Tag Archives: Pan-African

Pan-African: Africa Harambee [Closed]


CameroonAfrica Harambee [Closed]
senegal1 7537 N Clark St.
Chicago, IL

We were foiled on our attempt to visit the Guinean restaurant on Howard, Le Conakry (The cook was on vacation), so we decided to hit up another African restaurant on Howard. We had been meaning to try Africa Harambee for a while, so it seemed like a natural choice. Walking by the restaurant, we peered into the windows, but the dining room appeared to be dark and abandoned. No one was in inside, despite a sign advertising that they were open. We pondered turning back for a moment, since a dead-empty restaurant a noon is a bad sign, but we figured we were there, so why not explore further.

Upon entering, the dining room itself had a slightly Nautical theme – one wonders what type of place was here before, coupled with  big screen TV blaring motocross races and a bar, it created a slightly incongruous ambiance. Appearance notwithstanding, the menu at Africa Harambee is Pan-African, with a special emphasis on Ethiopian food, as the owner is also connected to Ethiopian stalwart, Ethiopian Diamond. The choice of starches available with most entrees ran the gamut, too, with the availability of rice, Couscous, Injera, Chapathi (unleavened flatbread) or Ugali (cornmeal dough). We started off with a cup of Piquin pepper soup. The piquin comes from South Africa – also known as a Peppadew -and taste something like a slightly spicy red bell pepper. The flavor of the soup was good, if a little thin.
AHJollof
For a main course, M ordered the Jollof Rice – popular Senegalese dish that has spread throughout West Africa (the name Jollof comes from Wolof, the name of an African Empire). There are many regional variations, but AH’s Jollof rice had a green peppers, onion and tomato sauce seasoned with thyme, garlic and bay leaves (12.50). However, it was a bit mild for M’s taste. As sides, the alicha chickpeas and greens were good, but also a little bland. I ordered the Cameroon shrimp with Injera (13.50) which came in a slightly spicy peanut sauce. The sauce was delicious, but the shrimp came out whole, so it was a bit of a messy affair to de-shell the shrimps while covered in a thick sauce. However, the injera was a great help in sopping up the ensuing mess.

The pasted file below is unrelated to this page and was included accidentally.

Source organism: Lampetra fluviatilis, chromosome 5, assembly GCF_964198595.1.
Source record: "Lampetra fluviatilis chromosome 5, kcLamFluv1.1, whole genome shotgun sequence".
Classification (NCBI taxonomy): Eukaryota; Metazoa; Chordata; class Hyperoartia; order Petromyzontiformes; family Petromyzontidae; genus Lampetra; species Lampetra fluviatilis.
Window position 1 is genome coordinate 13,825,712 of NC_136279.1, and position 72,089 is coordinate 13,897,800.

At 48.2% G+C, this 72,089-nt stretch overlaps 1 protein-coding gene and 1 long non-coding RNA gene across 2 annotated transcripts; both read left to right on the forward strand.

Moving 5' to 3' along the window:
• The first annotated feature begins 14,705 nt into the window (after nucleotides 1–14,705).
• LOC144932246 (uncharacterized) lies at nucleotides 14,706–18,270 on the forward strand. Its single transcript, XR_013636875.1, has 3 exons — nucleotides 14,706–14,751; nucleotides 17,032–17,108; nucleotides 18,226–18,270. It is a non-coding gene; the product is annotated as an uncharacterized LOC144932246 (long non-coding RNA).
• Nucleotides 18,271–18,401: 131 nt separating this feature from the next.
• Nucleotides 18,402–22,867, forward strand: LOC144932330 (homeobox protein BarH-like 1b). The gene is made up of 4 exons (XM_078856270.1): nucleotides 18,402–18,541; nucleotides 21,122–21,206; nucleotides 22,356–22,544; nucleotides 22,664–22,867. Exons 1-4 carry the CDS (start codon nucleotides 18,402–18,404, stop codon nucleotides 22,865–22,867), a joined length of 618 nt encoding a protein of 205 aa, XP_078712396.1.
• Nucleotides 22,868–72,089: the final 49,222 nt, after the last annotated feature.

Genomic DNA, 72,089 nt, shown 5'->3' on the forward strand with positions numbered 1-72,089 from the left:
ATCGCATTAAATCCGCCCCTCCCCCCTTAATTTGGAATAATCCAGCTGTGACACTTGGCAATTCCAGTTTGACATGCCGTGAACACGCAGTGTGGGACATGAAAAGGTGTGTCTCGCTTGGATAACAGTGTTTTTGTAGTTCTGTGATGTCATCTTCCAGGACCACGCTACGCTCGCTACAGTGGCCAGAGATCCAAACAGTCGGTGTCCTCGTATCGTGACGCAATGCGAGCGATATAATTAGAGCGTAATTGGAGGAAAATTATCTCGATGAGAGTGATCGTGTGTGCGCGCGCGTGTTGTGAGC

AHShrimp

Throughout the entire lunch, we were the only patrons in the restaurant, which lent a slightly sad air to the meal. The owner and an old lady sat at a table in the corner watching us silently and intently as we ate. But I guess the service was especially attentive as a result. Despite our meal at AH being a little awkward, we were generally satisfied. While it was no Ethiopian Diamond we couldn’t help but wonder why was it empty on a Saturday at noon. Were we missing some fatal flaw? It can’t be location – the other half of the building, Hophaus – an American Bar and Grill, was totally packed. Poor Africa Harambee. Perhaps you can help them out…

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A Quick Bite: Kudu Coffee House [Closed]

Kudu Coffee House
4 Vanderhorst St.
Charleston, SC